[Zach Hoeken] has the answer to assembling multiple surface mount PCBs in the home workshop. It’s certainly not for everyone. But if you’ve ever thought of marketing your own small runs he has the equipment and methodology you need.
He had tried using hacked together equipment, but after encountering a range of issues he finds the investment in a few key items saves time and money in the long run. The first is a precision tooling fixture block; that metal plate with a grid of holes that makes up the background of the image above. It comes with machined pegs which fit the holes perfectly, and as you can see, his panel of 16 boards include tooling holes that line up with the fixture. Once in place, a steel solder stencil is aligned with the board using its own tooling holes. The alignment of the stencil and its uniformed thickness ensure that the perfect amount of solder paste is easy to apply with a squeegee. [Zach] hand places his components but he did invest in a proper reflow oven to make the soldering a set and forget process.
For those that have always felt a bit treppidatious when approaching SMD, you can relax. Here’s a simple guide to walk you through your first shaky steps into surface mount devices. Distributed freely under the creative common license, the Manga Guide to SMD is an 18 page comic that has a goal of making SMD producers out of all of us. There’s a good visual explanation of what SMT is and why we use it, as well as a thorough walk through of how to solder the tiny devices with your soldering iron. They don’t go into dealing with a small reflow oven in this issue.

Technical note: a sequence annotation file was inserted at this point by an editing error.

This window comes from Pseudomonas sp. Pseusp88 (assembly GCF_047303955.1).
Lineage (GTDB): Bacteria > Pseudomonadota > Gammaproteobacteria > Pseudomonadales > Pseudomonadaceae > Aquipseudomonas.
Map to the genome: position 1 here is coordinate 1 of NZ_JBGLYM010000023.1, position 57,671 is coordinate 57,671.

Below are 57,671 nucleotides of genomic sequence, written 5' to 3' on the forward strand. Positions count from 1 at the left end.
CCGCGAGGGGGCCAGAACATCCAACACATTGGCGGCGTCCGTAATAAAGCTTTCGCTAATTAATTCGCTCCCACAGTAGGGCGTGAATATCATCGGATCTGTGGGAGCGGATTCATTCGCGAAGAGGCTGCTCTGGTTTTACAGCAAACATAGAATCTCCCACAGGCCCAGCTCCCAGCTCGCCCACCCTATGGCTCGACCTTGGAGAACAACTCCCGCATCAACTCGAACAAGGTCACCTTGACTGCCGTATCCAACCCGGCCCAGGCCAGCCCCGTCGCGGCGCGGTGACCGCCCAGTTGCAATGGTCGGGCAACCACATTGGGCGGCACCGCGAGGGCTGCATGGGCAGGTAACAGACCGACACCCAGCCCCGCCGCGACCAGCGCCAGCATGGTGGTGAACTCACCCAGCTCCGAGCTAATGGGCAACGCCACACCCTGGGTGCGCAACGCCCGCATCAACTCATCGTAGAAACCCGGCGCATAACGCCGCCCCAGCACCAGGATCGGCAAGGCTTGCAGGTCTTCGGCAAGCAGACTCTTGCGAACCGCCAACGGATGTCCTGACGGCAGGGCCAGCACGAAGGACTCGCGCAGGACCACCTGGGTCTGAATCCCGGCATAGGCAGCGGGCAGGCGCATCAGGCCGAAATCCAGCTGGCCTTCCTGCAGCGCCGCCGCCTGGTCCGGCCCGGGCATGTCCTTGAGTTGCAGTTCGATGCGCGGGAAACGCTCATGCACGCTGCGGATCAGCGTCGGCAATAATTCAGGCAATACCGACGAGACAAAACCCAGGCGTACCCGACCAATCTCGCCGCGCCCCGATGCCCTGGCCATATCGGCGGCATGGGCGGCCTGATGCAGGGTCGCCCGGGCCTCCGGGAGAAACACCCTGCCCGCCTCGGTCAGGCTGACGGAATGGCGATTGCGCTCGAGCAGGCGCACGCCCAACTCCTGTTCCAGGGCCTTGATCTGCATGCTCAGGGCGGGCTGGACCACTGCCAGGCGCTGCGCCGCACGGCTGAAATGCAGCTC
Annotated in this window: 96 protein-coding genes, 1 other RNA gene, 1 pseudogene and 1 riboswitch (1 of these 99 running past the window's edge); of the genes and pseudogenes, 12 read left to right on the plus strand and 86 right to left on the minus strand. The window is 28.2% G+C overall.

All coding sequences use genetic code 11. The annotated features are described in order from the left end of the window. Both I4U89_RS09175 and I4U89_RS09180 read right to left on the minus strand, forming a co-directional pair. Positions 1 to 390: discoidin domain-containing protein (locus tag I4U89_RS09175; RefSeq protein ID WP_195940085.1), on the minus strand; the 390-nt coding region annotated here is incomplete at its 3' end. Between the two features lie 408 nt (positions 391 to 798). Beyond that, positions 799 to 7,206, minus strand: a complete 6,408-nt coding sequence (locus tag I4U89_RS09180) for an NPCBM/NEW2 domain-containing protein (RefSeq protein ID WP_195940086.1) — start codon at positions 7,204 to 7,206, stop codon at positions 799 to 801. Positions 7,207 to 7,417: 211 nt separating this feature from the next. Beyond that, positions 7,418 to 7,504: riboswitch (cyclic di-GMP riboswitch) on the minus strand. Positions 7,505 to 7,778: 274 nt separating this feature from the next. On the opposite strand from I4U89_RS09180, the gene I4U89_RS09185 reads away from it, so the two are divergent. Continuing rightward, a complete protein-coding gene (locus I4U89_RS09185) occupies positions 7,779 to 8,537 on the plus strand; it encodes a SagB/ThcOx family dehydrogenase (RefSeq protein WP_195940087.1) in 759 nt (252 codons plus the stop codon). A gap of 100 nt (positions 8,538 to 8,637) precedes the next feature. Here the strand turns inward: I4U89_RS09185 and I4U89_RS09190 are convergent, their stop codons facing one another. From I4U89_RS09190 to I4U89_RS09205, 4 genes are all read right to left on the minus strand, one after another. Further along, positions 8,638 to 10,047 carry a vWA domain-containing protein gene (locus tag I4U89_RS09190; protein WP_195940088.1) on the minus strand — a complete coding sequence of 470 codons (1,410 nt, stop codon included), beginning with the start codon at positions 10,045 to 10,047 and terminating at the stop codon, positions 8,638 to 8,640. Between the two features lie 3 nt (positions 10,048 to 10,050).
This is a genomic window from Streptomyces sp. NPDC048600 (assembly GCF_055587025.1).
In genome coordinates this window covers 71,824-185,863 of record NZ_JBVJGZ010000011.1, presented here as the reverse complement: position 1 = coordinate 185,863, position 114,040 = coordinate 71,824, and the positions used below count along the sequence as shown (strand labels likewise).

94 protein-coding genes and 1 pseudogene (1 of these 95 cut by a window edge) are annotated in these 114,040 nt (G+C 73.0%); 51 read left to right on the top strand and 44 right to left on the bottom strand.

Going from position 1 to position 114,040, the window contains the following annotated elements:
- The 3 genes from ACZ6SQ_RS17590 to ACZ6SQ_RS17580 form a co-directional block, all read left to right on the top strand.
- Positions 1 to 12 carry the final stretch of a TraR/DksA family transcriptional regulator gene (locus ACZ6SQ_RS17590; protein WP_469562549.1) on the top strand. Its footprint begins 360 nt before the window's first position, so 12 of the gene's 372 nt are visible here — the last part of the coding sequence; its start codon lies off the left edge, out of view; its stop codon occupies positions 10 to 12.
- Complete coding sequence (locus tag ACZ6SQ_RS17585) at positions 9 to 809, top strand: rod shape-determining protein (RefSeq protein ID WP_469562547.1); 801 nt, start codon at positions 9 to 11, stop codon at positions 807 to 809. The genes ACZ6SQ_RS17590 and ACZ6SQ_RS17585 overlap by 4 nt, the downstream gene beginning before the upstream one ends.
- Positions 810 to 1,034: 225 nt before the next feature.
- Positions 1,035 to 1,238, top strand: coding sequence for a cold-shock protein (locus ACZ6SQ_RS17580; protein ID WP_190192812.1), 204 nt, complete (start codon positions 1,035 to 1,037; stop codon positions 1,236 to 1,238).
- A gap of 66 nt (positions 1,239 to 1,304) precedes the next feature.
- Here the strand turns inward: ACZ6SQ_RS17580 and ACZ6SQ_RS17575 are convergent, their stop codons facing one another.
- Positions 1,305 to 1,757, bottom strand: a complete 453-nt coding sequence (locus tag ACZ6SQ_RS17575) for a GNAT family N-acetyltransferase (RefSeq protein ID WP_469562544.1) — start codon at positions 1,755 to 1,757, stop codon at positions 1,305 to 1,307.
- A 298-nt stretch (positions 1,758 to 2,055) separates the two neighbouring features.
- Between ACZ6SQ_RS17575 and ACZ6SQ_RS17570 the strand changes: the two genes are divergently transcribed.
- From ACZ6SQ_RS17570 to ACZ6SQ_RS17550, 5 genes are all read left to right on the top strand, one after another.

If this fits well with your learning style, you might also be interested in the Manga Guide to Electricity.
[Adam] was tired of plopping the same components over and over into his Arduino-based designs. He spent part of his weekend laying out a small board that would host everything he needed and could be built as a single component for all future projects. Above you can see the project he calls SMDuino, an Arduino clone that can be used as a surface mount part.
The contacts on four sides of the board break out the pins. They’ve been designed with 0.1″ pitch which means they will work with standard pin headers. But since they’re plated through from top to bottom they are easy to solder to surface mount pads as well. The project is open source, so you can order your own boards (he used DorkBot PDX) or email him if you want to get in on a pre-order. That is for unpopulated PCBs only. But there’s few components used here so it’s pretty inexpensive to throw together. You’ll need four caps, four resistors, a crystal, an LED, the ATmega*8 of your choice (an ATmega328 is used here), and a low dropout regulator. Of course it is possible to go without the crystal oscillator.
Does this remind anyone else of the Basic Stamp 2?
We try to stick to the 0805 parts because they’re still big enough to solder by hand. But [Scott] shows us that it doesn’t take too many special tools to reflow fine-pitch components at home. In this case he’s using 0402 resistors, a footprint that we consider functionally impossible to solder using an iron.
The two parts of the equation that he spent some money on are professionally produced PCBs and a solder stencil. The stencil is laser-cut from Kapton, which is heat-resistant so it doesn’t warp during the cutting process. An acrylic frame holds the PCB in place, and he just tapes the stencil over it and uses a chunk of acrylic as a squeegee to evenly apply the solder paste. Splurging on the PCB and stencil means you’ll achieve tolerances which lead to success.